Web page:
The Administration of Sickness: Medicine and Ethics in Nineteenth-Century Algeria

Hardcover | November 15, 2008

byWilliam Gallois

not yet rated|write a review
This book is the first comprehensive study of the history of French medicine in nineteenth-century Algeria. It argues that the medicalization of Algerian was a priority for colonial regimes across the century, but that this goal was thwarted by gaps which lay between the imagined capacity of French medicine and its actual efficacy, by institutional rivalries, and by the manner in which medicine became a focus for the resistance of French domination and rule.

Pricing and Purchase Info

$149.50

In stock online
Ships free on orders over $25

From the Publisher

This book is the first comprehensive study of the history of French medicine in nineteenth-century Algeria. It argues that the medicalization of Algerian was a priority for colonial regimes across the century, but that this goal was thwarted by gaps which lay between the imagined capacity of French medicine and its actual efficacy, by ...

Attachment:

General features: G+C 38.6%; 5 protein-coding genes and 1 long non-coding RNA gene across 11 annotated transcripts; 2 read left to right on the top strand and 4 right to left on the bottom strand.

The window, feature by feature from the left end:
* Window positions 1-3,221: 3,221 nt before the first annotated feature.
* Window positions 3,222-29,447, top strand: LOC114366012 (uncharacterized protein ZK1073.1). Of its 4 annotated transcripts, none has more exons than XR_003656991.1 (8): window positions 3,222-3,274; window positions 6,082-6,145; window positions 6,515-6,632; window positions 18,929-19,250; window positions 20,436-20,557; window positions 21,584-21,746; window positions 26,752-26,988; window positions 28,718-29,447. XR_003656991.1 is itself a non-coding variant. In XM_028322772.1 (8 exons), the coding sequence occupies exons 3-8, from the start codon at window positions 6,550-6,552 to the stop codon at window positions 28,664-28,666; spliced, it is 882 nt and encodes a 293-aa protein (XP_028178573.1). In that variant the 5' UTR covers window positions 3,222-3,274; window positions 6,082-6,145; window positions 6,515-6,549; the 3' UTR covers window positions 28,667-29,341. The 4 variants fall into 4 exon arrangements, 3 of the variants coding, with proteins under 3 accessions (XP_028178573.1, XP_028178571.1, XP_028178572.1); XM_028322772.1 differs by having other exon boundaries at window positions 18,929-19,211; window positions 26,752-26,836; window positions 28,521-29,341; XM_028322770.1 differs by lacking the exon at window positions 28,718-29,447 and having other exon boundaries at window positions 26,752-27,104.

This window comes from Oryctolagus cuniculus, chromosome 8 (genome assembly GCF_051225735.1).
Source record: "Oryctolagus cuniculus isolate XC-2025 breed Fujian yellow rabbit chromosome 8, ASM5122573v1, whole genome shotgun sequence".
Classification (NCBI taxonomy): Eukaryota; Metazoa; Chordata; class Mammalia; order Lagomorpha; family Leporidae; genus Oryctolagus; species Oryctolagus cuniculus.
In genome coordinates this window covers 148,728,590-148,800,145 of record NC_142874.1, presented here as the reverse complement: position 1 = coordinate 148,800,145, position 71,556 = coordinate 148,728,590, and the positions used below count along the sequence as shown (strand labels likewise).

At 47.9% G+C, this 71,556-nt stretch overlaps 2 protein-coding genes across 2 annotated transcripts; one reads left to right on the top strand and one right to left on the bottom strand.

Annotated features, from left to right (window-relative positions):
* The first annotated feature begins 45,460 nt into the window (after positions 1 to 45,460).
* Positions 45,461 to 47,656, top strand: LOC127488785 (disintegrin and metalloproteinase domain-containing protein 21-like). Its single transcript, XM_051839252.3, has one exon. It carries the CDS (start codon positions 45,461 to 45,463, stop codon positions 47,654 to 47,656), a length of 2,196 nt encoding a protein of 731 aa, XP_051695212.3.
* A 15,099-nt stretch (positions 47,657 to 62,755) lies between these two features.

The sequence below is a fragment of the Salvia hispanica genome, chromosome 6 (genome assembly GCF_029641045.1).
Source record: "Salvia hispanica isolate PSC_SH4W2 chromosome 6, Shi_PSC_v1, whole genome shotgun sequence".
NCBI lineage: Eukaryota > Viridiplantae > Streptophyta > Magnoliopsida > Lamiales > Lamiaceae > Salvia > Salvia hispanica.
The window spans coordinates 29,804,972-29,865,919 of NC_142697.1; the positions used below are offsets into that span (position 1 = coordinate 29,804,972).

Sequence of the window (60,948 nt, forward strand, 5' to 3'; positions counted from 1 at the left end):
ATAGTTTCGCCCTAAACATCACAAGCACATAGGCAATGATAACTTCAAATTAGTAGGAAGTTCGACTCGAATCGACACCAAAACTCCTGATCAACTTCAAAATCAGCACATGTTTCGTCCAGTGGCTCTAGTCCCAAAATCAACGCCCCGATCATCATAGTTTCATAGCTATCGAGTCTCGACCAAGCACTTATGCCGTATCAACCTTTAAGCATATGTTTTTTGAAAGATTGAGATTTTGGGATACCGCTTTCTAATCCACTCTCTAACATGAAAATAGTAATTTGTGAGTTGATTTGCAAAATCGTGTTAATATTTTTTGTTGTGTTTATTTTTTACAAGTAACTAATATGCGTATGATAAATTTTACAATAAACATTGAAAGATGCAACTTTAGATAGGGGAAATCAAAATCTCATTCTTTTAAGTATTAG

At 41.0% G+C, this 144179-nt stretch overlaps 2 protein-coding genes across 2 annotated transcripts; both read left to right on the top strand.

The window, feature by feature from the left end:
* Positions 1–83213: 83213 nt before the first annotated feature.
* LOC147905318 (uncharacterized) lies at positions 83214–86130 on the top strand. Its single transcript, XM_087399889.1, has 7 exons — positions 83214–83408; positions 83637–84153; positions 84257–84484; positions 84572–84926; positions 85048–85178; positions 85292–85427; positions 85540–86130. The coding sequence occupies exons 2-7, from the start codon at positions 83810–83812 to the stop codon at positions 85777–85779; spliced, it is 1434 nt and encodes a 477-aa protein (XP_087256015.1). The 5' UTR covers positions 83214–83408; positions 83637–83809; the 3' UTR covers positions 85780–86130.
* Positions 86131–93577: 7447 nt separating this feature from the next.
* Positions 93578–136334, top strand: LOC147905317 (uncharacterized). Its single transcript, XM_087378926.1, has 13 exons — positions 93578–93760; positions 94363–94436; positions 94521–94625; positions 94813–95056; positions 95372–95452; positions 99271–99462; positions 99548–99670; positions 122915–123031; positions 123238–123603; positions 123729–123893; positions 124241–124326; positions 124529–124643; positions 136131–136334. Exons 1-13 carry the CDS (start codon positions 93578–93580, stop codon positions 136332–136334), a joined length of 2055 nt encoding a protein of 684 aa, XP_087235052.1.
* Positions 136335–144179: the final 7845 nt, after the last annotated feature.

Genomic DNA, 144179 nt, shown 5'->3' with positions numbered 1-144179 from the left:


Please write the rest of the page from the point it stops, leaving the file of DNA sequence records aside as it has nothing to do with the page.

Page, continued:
Format:HardcoverDimensions:288 pages, 8.79 × 5.58 × 0.9 inPublished:November 15, 2008Publisher:Palgrave MacmillanLanguage:English

The following ISBNs are associated with this title:

ISBN - 10:0230500439

ISBN - 13:9780230500433

Look for similar items by category:

Customer Reviews of The Administration of Sickness: Medicine and Ethics in Nineteenth-Century Algeria

Reviews

Extra Content

Table of Contents

Preface * Algeria and the Idea of Medicine * Arrival: A New Environment * The Idea of Medical Imperialism 1830-70 * Medicine and the Idea of Algeria 1830-70: The Practice of Medicine and Health * Famine, Demography, Genocide * Race, Colons, and Competition in Algeria 1870-1900 * Eight Doctors * Medicine in Algeria 1900-62 * Conclusion

Editorial Reviews

“A welcome intervention in an emerging field [...] This is an engaged and sometimes provocative exploration of the moral and ideological structures of colonial medicine in Algeria. It invites us to examine medical practices and lived experiences so that we might see the tensions and fractures which lay at the heart of the idea of colonial medicine and a medicalized colonial society.” -- Revue d’Histoire du XIXe Siecle